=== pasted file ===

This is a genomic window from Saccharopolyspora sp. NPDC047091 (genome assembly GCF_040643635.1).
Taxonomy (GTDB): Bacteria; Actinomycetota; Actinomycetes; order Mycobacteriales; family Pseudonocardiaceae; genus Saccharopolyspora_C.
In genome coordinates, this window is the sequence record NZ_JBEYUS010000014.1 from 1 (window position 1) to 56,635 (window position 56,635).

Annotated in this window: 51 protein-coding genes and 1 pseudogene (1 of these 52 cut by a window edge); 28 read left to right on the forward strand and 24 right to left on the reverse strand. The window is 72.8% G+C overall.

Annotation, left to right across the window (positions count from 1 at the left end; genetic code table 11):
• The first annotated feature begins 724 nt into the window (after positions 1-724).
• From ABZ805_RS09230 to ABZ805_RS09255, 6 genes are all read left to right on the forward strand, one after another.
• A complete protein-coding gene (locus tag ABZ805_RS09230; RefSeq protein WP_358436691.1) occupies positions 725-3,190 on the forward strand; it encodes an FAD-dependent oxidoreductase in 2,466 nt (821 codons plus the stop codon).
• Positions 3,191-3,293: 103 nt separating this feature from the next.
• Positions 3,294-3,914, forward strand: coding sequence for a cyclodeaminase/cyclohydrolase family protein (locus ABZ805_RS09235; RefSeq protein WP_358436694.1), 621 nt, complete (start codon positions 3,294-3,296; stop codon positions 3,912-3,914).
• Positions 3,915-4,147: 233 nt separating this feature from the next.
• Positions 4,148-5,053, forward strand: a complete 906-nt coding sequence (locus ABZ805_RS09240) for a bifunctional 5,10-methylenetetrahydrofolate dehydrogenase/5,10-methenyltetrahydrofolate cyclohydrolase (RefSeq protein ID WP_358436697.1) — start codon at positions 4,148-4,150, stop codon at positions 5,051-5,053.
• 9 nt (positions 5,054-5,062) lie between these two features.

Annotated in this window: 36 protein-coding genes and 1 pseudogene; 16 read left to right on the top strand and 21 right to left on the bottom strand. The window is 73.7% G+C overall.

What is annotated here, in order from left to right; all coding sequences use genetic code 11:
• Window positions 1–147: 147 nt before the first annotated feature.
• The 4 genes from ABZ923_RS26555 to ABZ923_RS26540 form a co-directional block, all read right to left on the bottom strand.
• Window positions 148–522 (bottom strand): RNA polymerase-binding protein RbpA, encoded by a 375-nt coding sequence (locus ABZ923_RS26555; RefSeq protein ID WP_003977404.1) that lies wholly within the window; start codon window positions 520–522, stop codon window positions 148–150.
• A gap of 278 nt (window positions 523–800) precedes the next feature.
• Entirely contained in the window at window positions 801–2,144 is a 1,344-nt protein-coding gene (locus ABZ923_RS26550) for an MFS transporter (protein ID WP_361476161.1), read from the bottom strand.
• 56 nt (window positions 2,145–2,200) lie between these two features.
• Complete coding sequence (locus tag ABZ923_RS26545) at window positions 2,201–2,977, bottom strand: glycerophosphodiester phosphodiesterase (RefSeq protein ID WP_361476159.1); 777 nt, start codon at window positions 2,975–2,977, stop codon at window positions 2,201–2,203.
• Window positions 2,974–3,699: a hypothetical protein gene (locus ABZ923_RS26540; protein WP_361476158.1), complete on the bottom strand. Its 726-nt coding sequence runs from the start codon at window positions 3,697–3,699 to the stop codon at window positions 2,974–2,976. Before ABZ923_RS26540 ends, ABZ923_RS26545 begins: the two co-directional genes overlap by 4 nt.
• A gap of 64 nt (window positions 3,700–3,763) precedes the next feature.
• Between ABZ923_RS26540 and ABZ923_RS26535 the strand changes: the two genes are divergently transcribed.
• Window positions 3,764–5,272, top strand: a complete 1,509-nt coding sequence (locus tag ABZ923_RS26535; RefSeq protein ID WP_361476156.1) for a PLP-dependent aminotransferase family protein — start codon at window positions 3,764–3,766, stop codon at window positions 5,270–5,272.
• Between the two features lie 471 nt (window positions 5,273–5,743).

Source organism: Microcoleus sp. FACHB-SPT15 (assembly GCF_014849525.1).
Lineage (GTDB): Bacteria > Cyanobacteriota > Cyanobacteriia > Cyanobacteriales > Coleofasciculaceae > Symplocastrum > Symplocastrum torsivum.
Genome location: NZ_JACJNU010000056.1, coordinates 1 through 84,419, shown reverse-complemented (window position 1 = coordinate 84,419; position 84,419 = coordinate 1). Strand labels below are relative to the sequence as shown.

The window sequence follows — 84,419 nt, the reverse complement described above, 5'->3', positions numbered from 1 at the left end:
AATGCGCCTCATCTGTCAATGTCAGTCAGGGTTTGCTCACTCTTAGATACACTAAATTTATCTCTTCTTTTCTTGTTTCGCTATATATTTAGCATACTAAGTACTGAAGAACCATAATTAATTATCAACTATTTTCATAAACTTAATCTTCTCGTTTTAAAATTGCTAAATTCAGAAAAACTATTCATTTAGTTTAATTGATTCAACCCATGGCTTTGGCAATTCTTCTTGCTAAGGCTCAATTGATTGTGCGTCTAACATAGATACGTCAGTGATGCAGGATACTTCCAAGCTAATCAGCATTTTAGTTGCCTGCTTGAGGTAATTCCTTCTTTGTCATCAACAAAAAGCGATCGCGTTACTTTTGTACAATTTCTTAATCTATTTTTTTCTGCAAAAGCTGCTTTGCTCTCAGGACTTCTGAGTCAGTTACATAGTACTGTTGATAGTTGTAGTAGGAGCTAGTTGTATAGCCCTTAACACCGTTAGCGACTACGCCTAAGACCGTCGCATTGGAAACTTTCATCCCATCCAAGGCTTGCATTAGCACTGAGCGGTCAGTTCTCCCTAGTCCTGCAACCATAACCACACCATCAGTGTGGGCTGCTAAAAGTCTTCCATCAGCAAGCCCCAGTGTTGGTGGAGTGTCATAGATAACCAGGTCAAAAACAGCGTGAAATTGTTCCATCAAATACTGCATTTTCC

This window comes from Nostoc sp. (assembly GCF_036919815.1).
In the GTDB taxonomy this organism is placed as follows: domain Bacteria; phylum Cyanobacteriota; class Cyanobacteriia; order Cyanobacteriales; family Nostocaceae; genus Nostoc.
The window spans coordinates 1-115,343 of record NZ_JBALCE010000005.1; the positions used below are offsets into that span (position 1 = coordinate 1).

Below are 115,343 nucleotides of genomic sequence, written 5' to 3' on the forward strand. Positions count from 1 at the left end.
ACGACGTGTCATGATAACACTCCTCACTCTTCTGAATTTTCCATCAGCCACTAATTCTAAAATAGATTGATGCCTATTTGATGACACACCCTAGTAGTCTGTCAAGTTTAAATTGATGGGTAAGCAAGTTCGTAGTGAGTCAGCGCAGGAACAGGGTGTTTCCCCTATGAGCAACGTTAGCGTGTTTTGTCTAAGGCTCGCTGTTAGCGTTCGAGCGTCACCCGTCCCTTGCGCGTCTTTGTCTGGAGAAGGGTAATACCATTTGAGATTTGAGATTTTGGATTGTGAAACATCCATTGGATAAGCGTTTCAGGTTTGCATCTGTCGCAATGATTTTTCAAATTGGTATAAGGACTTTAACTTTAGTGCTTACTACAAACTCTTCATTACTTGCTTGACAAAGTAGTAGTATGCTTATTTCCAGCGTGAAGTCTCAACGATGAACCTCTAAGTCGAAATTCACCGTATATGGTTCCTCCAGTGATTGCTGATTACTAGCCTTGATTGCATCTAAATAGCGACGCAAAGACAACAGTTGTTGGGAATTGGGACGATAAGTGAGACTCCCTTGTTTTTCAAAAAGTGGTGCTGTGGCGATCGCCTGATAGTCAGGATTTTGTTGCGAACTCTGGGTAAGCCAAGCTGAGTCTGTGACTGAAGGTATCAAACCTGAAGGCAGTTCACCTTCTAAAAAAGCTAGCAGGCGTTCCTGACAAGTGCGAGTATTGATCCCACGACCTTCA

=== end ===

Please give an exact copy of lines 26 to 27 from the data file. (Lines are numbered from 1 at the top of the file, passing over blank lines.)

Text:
• Window positions 3,764–5,272, top strand: a complete 1,509-nt coding sequence (locus tag ABZ923_RS26535; RefSeq protein ID WP_361476156.1) for a PLP-dependent aminotransferase family protein — start codon at window positions 3,764–3,766, stop codon at window positions 5,270–5,272.
• Between the two features lie 471 nt (window positions 5,273–5,743).